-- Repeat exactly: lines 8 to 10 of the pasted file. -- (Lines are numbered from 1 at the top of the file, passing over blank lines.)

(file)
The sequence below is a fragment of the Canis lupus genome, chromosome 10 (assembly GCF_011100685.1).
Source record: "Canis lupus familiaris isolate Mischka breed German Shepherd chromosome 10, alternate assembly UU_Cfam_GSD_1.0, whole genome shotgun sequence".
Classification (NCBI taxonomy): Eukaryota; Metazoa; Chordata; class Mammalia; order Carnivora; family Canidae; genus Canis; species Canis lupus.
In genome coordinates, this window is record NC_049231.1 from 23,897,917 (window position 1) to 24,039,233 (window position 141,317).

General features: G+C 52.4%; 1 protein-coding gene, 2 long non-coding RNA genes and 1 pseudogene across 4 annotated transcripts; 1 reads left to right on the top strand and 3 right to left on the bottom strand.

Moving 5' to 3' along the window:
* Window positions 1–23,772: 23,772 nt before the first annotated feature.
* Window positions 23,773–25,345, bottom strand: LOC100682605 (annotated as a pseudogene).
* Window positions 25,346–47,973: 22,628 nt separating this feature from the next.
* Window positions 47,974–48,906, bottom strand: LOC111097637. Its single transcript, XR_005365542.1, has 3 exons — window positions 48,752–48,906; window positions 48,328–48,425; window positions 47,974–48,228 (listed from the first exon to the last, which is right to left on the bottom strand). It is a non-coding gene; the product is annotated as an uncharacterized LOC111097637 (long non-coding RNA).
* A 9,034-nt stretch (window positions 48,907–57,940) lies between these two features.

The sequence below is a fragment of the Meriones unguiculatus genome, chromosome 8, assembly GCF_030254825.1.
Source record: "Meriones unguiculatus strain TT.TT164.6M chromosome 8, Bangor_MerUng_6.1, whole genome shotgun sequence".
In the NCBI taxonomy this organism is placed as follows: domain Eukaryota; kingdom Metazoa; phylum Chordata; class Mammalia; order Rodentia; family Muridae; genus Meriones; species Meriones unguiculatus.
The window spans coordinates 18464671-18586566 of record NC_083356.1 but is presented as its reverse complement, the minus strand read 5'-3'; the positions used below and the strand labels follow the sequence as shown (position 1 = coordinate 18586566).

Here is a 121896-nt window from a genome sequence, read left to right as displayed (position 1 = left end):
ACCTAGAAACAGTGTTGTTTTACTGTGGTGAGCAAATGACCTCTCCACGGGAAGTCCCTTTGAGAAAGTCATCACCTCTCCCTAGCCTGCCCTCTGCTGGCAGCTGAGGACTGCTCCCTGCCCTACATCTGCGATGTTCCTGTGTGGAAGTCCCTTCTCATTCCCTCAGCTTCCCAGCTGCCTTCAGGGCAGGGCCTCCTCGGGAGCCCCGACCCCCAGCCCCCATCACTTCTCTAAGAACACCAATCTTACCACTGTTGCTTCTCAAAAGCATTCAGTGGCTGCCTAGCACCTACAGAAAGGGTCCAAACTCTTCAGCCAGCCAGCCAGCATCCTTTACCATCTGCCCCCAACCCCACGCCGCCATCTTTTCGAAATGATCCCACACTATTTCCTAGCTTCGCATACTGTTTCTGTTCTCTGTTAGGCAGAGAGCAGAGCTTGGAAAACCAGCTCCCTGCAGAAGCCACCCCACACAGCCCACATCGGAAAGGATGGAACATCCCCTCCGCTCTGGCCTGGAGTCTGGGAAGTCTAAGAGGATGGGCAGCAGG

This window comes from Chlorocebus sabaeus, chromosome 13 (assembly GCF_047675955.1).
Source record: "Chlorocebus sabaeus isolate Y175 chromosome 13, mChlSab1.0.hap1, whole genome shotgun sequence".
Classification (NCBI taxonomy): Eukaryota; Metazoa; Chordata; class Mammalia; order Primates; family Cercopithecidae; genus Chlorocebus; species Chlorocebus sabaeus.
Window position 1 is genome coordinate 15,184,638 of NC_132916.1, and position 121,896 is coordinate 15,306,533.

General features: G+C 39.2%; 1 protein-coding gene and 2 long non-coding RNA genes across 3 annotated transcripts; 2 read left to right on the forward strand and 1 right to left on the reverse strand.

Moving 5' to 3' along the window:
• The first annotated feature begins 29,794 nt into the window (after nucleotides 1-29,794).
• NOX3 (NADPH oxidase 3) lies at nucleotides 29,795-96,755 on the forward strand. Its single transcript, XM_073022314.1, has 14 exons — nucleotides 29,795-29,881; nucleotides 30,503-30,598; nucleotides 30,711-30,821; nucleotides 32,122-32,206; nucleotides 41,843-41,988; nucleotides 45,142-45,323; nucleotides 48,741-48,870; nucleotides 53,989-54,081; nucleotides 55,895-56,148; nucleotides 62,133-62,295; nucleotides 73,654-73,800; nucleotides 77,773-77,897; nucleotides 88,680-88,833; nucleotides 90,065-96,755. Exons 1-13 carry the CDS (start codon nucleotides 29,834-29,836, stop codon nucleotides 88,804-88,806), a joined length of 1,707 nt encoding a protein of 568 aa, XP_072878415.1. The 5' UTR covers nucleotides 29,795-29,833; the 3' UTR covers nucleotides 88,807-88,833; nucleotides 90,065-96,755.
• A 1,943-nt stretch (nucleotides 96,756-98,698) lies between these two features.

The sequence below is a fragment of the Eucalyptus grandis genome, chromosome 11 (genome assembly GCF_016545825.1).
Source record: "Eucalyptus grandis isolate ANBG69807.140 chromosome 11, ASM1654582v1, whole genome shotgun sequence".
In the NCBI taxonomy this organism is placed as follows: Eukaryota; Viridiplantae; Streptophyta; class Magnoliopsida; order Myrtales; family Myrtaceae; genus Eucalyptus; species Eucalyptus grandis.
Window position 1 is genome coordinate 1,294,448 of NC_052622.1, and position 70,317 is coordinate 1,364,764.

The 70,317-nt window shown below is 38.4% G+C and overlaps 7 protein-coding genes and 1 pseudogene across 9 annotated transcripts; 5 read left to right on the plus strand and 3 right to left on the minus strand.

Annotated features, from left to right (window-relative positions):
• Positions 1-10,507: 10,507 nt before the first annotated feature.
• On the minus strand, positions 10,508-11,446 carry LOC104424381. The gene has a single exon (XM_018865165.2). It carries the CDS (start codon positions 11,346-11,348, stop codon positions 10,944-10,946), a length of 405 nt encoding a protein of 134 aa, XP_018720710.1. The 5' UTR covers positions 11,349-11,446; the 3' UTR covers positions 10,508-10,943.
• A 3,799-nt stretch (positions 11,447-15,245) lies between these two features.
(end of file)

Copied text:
* Window positions 23,773–25,345, bottom strand: LOC100682605 (annotated as a pseudogene).
* Window positions 25,346–47,973: 22,628 nt separating this feature from the next.
* Window positions 47,974–48,906, bottom strand: LOC111097637. Its single transcript, XR_005365542.1, has 3 exons — window positions 48,752–48,906; window positions 48,328–48,425; window positions 47,974–48,228 (listed from the first exon to the last, which is right to left on the bottom strand). It is a non-coding gene; the product is annotated as an uncharacterized LOC111097637 (long non-coding RNA).